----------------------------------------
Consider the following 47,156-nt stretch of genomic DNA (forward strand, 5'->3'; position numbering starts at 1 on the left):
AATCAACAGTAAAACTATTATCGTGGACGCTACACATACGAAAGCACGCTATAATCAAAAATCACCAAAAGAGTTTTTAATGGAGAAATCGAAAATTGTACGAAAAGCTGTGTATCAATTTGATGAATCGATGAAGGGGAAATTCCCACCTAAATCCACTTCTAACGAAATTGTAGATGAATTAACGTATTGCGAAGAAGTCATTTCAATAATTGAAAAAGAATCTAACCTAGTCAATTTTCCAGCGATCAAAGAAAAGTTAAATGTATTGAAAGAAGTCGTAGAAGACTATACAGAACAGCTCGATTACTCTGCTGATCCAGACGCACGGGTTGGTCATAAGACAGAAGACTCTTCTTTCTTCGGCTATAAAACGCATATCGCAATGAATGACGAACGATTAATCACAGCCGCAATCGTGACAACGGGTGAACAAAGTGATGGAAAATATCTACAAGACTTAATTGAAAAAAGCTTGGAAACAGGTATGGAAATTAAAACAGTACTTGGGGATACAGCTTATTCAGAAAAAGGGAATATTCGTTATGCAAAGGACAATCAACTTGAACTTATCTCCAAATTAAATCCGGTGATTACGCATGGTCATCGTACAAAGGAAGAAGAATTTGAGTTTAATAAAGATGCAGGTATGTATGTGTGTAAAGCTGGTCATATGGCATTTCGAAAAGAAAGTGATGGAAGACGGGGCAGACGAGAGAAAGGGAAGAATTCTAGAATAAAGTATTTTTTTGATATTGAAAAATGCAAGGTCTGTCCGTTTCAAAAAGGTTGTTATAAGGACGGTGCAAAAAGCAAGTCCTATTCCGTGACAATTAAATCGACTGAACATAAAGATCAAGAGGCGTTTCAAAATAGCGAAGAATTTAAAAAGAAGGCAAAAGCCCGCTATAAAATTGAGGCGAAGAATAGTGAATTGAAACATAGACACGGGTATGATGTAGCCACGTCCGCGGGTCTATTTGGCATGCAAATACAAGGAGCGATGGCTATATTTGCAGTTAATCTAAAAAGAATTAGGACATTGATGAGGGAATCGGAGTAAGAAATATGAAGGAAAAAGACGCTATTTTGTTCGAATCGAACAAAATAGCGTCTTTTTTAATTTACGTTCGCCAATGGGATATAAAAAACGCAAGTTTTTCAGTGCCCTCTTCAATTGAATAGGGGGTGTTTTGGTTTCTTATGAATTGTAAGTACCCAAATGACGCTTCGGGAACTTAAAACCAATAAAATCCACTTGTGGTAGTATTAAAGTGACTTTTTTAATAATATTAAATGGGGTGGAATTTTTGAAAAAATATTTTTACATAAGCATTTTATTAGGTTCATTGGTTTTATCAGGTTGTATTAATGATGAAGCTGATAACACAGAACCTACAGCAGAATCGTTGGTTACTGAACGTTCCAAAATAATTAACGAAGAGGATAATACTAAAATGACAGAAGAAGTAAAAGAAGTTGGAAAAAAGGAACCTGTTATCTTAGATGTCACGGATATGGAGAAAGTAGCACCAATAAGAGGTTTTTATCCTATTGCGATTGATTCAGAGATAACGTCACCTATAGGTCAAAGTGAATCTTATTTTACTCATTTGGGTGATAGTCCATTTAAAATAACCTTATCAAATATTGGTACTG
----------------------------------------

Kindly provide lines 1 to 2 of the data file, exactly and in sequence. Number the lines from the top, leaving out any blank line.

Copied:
Consider the following 47,156-nt stretch of genomic DNA (forward strand, 5'->3'; position numbering starts at 1 on the left):
AATCAACAGTAAAACTATTATCGTGGACGCTACACATACGAAAGCACGCTATAATCAAAAATCACCAAAAGAGTTTTTAATGGAGAAATCGAAAATTGTACGAAAAGCTGTGTATCAATTTGATGAATCGATGAAGGGGAAATTCCCACCTAAATCCACTTCTAACGAAATTGTAGATGAATTAACGTATTGCGAAGAAGTCATTTCAATAATTGAAAAAGAATCTAACCTAGTCAATTTTCCAGCGATCAAAGAAAAGTTAAATGTATTGAAAGAAGTCGTAGAAGACTATACAGAACAGCTCGATTACTCTGCTGATCCAGACGCACGGGTTGGTCATAAGACAGAAGACTCTTCTTTCTTCGGCTATAAAACGCATATCGCAATGAATGACGAACGATTAATCACAGCCGCAATCGTGACAACGGGTGAACAAAGTGATGGAAAATATCTACAAGACTTAATTGAAAAAAGCTTGGAAACAGGTATGGAAATTAAAACAGTACTTGGGGATACAGCTTATTCAGAAAAAGGGAATATTCGTTATGCAAAGGACAATCAACTTGAACTTATCTCCAAATTAAATCCGGTGATTACGCATGGTCATCGTACAAAGGAAGAAGAATTTGAGTTTAATAAAGATGCAGGTATGTATGTGTGTAAAGCTGGTCATATGGCATTTCGAAAAGAAAGTGATGGAAGACGGGGCAGACGAGAGAAAGGGAAGAATTCTAGAATAAAGTATTTTTTTGATATTGAAAAATGCAAGGTCTGTCCGTTTCAAAAAGGTTGTTATAAGGACGGTGCAAAAAGCAAGTCCTATTCCGTGACAATTAAATCGACTGAACATAAAGATCAAGAGGCGTTTCAAAATAGCGAAGAATTTAAAAAGAAGGCAAAAGCCCGCTATAAAATTGAGGCGAAGAATAGTGAATTGAAACATAGACACGGGTATGATGTAGCCACGTCCGCGGGTCTATTTGGCATGCAAATACAAGGAGCGATGGCTATATTTGCAGTTAATCTAAAAAGAATTAGGACATTGATGAGGGAATCGGAGTAAGAAATATGAAGGAAAAAGACGCTATTTTGTTCGAATCGAACAAAATAGCGTCTTTTTTAATTTACGTTCGCCAATGGGATATAAAAAACGCAAGTTTTTCAGTGCCCTCTTCAATTGAATAGGGGGTGTTTTGGTTTCTTATGAATTGTAAGTACCCAAATGACGCTTCGGGAACTTAAAACCAATAAAATCCACTTGTGGTAGTATTAAAGTGACTTTTTTAATAATATTAAATGGGGTGGAATTTTTGAAAAAATATTTTTACATAAGCATTTTATTAGGTTCATTGGTTTTATCAGGTTGTATTAATGATGAAGCTGATAACACAGAACCTACAGCAGAATCGTTGGTTACTGAACGTTCCAAAATAATTAACGAAGAGGATAATACTAAAATGACAGAAGAAGTAAAAGAAGTTGGAAAAAAGGAACCTGTTATCTTAGATGTCACGGATATGGAGAAAGTAGCACCAATAAGAGGTTTTTATCCTATTGCGATTGATTCAGAGATAACGTCACCTATAGGTCAAAGTGAATCTTATTTTACTCATTTGGGTGATAGTCCATTTAAAATAACCTTATCAAATATTGGTACTG